“They brushed it off like it didn’t matter,” Washington-Cobb said.
Gardner’s office issued a statement at the time, which read: "Our office is unable to comment on that case as it is currently pending. Our Victim Services department works closely with victims and their families."
Court records show Johnson was sentenced to 10 years in prison.
Washington-Cobb never did get to see him put to trial.
She learned her family’s story as told by the I-Team is now being used against Gardner.
“This is so valuable to me because I thought maybe this would be the end of my son's story,” she said.
She’s watched all that has unfolded in recent weeks from her home in Texas.
Gardner’s assertions that the effort to remove her from office are racially motivated upset the grieving mother.
“I don't accept that,” Washington-Cobb said. “From one Black to another, and, as a Democrat, I am also very progressive about civil rights and the liberties of minorities, and I just don't think she can use the lame excuses that I think she's giving.
“I think this is an easy excuse. That is a card that she should not attempt to play because my son was Black. I'm Black, and I feel what was done with my son was an injustice.”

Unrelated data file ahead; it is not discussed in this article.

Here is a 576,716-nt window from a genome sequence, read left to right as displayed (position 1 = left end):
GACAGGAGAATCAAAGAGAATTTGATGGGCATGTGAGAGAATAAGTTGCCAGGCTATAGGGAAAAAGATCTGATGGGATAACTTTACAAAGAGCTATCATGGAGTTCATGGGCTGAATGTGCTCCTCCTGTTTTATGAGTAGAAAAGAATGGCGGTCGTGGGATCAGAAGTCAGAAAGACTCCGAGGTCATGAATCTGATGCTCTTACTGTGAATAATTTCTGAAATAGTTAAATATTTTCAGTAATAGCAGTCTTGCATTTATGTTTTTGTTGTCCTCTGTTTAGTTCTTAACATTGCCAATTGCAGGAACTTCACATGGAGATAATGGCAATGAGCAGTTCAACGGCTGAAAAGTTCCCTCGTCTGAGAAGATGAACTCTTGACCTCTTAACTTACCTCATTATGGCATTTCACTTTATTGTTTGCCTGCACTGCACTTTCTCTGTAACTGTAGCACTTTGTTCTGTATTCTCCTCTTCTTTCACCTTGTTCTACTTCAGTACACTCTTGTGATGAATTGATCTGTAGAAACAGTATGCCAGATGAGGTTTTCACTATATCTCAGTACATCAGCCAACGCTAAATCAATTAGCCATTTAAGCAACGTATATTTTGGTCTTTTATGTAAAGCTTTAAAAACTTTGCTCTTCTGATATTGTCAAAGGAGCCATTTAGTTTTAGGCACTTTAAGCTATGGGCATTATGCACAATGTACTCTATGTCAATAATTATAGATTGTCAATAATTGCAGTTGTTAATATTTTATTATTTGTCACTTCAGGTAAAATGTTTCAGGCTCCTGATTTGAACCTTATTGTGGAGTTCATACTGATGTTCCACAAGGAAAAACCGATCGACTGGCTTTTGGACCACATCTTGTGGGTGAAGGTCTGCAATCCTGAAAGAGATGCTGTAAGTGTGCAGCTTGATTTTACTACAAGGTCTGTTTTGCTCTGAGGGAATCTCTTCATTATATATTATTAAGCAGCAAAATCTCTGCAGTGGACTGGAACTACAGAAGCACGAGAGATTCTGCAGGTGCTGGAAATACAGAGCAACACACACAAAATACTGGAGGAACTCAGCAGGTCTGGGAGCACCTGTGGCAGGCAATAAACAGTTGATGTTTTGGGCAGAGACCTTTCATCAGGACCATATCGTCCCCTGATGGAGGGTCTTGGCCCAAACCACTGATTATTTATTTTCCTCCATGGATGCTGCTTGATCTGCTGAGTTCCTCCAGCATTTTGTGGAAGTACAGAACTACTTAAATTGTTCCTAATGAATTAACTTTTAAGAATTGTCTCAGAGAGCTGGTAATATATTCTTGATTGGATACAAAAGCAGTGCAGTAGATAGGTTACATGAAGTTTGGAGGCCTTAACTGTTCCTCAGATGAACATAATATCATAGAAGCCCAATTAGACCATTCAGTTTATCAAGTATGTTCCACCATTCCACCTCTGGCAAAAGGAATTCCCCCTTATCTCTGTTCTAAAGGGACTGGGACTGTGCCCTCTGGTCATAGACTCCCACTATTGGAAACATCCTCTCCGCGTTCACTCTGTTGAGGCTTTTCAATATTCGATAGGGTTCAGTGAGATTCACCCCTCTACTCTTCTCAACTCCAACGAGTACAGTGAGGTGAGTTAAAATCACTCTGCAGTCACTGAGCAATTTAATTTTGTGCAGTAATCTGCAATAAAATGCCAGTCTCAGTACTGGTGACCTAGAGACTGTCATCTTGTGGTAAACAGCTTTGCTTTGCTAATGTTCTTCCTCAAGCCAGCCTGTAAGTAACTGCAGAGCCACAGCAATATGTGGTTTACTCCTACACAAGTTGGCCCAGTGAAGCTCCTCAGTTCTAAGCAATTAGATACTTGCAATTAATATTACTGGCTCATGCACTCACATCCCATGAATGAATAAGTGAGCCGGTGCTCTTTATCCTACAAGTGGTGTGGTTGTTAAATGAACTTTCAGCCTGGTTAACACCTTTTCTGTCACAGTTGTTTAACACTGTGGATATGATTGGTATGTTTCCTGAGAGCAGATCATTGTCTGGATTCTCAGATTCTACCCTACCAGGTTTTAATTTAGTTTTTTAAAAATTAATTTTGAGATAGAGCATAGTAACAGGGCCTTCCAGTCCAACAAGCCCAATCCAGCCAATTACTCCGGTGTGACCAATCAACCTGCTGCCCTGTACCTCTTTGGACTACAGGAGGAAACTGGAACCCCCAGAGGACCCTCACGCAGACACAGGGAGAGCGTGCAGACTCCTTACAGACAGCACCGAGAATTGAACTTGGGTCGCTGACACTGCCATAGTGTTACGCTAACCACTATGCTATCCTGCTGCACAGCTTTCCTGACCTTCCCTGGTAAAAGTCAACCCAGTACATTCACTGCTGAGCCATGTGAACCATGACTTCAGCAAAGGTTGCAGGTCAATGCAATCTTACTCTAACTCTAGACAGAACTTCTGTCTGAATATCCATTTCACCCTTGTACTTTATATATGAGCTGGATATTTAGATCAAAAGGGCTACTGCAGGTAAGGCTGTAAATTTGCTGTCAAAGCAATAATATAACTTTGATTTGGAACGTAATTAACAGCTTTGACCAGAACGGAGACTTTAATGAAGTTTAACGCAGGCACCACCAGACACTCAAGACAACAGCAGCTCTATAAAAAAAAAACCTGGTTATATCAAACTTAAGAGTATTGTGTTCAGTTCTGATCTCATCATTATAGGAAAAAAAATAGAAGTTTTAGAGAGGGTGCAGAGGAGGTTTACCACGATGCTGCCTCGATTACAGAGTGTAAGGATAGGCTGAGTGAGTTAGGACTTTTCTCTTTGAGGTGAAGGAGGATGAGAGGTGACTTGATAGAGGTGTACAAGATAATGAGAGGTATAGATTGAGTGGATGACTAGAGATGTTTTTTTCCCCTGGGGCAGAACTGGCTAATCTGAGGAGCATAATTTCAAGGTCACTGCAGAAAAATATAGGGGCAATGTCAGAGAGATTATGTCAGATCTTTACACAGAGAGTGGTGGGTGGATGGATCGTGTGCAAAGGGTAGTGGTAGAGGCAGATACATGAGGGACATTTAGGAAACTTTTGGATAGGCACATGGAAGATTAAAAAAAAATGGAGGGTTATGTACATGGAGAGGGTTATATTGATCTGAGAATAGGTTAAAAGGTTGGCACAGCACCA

She’s also seen local clergy and activists rally around Gardner.
“I want all these ministers or pastors, or whoever is out rallying for her to think about my son in this and all the other victims of her office,” she said. “Think about how I was lied to.
“If she is a proponent of Black Lives Matter, how ironic that she would demonstrate with my son that to her, his life did not matter. As far as she was concerned, he was a homeless drug addicted nobody. So his life didn't matter, and I think there are five people in addition to his family, and loved ones who would disagree with her that his life, it did matter. He mattered.”
Manhunt for murder suspect freed from jail
Brandon Campbell shot Randy Moore to death on April 9, 2020, in the 3700 block of Aldine Avenue.
Moore had been released from prison two months before his death. He was reconnecting with his children and his nieces as well as trying to put his life on the right track, his sisters said.
His family said Moore and his killer were lifelong friends in a dispute over a girl. After prosecutors charged Campbell with Moore’s murder, he fled the area. U.S. Marshals tracked him to Texas and arrested him.
In July 2021, St. Louis Circuit Judge Jason Sengheiser dismissed murder charges against Campbell after prosecutors failed to appear for multiple hearings on the case.
Gardner’s office has “essentially abandoned its duty to prosecute those it charges with crimes,” the judge wrote.
“The Court does not take this action without significant consideration for the implications it may have for public safety. Although presumed innocent, defendant has been charged with the most serious of crimes…In a case like this where the Circuit Attorney’s Office has essentially abandoned its duty to prosecute those it charges with crimes, the court must impartially enforce the law and any resultant threat to public safety is the responsibility of the Circuit Attorney’s Office,” the judge wrote.